The experience of the film and it's version of events is intensely well rendered, knowing the gigantic things that haunt us in the 21st century haunted Oppenheimer at the time of the bomb's creation and deployment.  A lot of people watched the movie and I am sure got distracted wanting to go up blind alleys.  But the movie is really asking: so what did we do with this person and why?  And what did he do even when he surely knew the implications ?  And then saw them realized?

The movie carries this weight in every frame.  We knew about this weight walking in, and it's still a hell of a thing to watch.  But the film's drama is equal parts that horror, and equal parts the horror of what comes after as America - in need of an enemy after four years of finding itself in a two-front war - decides the new fronts are Cold War and attacking itself, viciously and rabidly.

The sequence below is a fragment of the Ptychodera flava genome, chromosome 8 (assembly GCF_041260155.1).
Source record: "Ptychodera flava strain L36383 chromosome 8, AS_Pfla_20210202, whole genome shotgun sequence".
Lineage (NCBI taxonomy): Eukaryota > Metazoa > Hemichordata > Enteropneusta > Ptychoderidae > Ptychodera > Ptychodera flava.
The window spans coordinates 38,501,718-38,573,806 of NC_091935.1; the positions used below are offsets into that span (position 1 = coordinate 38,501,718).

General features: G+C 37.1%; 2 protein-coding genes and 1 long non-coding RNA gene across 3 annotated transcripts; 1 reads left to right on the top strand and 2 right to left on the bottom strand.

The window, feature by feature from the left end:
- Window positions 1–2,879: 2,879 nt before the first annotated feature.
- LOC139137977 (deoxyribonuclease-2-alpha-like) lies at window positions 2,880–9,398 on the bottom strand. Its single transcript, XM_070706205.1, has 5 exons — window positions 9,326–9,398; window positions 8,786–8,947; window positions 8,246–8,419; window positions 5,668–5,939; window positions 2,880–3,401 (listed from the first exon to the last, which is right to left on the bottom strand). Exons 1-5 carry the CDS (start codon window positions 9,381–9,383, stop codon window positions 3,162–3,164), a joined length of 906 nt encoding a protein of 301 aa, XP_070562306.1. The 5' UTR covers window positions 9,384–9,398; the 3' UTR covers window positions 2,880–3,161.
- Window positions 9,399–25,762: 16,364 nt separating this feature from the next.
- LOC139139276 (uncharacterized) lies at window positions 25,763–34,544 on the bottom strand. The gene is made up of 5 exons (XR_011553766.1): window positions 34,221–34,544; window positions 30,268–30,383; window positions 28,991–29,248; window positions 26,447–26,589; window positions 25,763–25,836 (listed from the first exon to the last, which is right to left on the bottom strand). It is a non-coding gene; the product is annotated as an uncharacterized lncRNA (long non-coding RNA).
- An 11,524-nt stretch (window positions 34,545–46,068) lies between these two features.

Oppenheimer the film, at least, asks the question of "why won't he fight?" but he did his fighting in the lab, and he unlocked hell on earth.  

As a viewer, I dig Nolan's distance from character and refusal to give direct answers, letting the actions of the characters speak for themselves.  I like that he doesn't necessarily hold Oppenheimer up as a model of virtue but a human rather than a myth.  And if we can't get too close, what is the film telling us about the character if not the man?